Weston had 41 swimmers on this year’s team, the largest in Grace’s tenure. And the pipeline is full with upcoming talent. “We have eight freshmen coming up, and four would’ve been in the state finals,’’ Grace said. “We’re going to be down in numbers next year, but we’ll still be strong.”

Grace joined the Weston program with little coaching coaching experience. He swam as teenager in high school and on highly competitive AAU teams. One of his challenges is working all day in the classroom and then diving into swim practice.

“As I walk from the high school across the field to the middle school (where Weston practices), I find myself shifting gears,’’ Grace said. “I’m going from teaching biology content to thinking what do I need to do today to make these kids better. It’s a lot of hours. But as much as I give them, they give me more back. You win a championship, or you see a kid make a phenomenal time drop, those are the moments that you live for.”

Grace started teaching at Weston in 2000. His path getting there was anything but ordinary.

Grace joined the Air Force directly out of high school -- “I wasn’t ready for college,’’ he said -- and was stationed in Germany. Grace’s LinkedIn profile says his military role was “correspondence manipulator.” He worked as a postal clerk. “I didn’t want to do anything that required training,’’ Grace said.

While in Germany, he met his wife, Liz, a native of Danbury who also served in the Air Force. They married, had a daughter and lived with Liz’s parents when they left the military. He held a variety of jobs, including a short and stupefying stint selling vacuums. He eventually got a night job as computer operator, and Liz worked in graphic design. He started college at Western Connecticut State University at age 25.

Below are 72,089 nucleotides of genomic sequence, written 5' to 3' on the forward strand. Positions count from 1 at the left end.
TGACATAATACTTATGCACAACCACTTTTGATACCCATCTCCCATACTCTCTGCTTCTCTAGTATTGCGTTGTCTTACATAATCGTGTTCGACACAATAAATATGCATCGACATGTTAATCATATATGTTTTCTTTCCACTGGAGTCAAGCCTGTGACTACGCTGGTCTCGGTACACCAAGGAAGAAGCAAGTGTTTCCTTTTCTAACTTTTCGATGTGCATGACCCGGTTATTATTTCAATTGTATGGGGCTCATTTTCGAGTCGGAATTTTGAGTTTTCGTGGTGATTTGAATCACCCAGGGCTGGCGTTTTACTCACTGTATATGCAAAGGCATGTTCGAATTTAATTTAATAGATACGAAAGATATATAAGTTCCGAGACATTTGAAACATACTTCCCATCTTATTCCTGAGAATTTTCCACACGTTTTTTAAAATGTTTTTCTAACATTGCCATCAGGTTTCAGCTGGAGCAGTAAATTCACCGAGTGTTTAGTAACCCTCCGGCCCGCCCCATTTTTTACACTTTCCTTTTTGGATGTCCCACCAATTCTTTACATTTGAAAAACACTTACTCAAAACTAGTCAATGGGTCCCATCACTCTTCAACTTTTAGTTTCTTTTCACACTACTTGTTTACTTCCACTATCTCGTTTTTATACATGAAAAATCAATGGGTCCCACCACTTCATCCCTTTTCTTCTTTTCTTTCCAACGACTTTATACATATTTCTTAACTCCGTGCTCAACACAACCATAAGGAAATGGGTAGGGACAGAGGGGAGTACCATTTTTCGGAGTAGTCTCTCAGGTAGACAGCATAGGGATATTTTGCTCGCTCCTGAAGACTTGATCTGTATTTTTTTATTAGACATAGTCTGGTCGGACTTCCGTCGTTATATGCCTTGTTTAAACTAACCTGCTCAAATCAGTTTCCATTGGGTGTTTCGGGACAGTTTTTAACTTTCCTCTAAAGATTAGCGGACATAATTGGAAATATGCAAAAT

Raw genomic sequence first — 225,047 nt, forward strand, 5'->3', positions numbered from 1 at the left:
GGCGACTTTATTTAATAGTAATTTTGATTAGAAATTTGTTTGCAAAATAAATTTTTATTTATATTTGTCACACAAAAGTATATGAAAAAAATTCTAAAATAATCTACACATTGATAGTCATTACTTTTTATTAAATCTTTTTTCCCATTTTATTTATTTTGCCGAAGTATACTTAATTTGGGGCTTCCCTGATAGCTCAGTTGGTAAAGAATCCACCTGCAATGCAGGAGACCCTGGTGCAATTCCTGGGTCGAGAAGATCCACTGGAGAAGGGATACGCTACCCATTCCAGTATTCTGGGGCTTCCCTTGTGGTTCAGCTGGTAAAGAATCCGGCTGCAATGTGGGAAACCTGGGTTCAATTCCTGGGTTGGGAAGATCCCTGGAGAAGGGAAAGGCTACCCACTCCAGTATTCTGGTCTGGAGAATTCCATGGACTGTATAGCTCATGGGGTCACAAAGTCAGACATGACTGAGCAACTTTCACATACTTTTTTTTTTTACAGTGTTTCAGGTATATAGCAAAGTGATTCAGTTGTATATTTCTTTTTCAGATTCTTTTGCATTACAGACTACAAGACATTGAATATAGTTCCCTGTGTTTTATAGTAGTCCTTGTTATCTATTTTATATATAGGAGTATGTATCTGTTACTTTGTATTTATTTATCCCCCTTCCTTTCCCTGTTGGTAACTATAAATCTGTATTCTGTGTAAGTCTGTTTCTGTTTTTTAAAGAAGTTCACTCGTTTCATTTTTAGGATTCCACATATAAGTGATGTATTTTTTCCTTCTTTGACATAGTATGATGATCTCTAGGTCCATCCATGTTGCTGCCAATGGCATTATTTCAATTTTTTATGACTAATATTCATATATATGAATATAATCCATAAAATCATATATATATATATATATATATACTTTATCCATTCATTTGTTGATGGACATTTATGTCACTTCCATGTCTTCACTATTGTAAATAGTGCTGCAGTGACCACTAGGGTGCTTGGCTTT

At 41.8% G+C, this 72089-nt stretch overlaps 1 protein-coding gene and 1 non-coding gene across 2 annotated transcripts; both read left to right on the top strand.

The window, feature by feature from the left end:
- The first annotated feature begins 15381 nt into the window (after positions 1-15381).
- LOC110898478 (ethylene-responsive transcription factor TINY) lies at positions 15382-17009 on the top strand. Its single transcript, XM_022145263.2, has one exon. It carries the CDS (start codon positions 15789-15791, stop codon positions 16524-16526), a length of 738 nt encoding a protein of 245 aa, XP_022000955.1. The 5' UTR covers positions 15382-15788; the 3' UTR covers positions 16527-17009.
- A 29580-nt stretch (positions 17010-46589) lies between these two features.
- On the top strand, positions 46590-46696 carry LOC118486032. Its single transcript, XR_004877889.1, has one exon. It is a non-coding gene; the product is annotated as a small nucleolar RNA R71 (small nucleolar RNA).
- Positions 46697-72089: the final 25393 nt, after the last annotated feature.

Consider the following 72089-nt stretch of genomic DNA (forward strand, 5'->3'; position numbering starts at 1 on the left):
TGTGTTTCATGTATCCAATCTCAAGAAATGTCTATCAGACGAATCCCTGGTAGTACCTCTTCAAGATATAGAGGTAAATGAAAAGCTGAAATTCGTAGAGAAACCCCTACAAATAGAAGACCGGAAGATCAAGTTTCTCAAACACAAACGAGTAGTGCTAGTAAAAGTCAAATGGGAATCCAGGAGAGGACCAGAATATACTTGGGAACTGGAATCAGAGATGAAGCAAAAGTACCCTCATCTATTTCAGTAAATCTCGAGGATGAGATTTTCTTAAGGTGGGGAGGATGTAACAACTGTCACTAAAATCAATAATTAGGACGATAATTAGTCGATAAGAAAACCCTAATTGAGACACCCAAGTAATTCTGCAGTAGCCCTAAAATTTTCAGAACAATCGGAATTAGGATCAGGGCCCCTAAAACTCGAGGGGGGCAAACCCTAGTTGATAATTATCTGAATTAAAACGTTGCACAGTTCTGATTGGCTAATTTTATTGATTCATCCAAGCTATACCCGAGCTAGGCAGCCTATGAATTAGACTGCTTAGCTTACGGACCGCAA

“I remembered having a conversation with a chemistry professor,’’ Grace said. “I was considering pre-med, and because I was such a poor student he was delicately telling me it might not work out. He said I’d be an excellent priest or an excellent teacher.”

Grace chose the latter, attending classes during the day and working at night. He came to Weston in his first year out of college.

“I love what I do,’’ Grace said. “I’m very authentic. I teach and coach the same way. When they screw up, you give them a little bit of a wakeup call. When they do it right, you give them a hug. It’s not only what they do, but how they do it.”

Perhaps because of his own confrontational days as a student, or his military background, or just his personality, Grace takes his roles as coach and educator seriously. It’s not wins, records, test scores or grade point averages that motivate him. It’s seeing growth as an athlete, student and person.

The path he took to find his passion, while unconventional, has been unfathomably rewarding.

“I’m proud of what I’ve done,’’ Grace said. “I did it the best way that I could, with as much integrity for my fellow man, and woman, as I possibly could. I’ve tried to instill some life lessons that were hard earned for me. Sometimes I’ll stop in the middle of class for something kids don’t think is important. Some things they don’t think are important are the most important. In class and in swimming, I think that’s the most important thing that I teach.”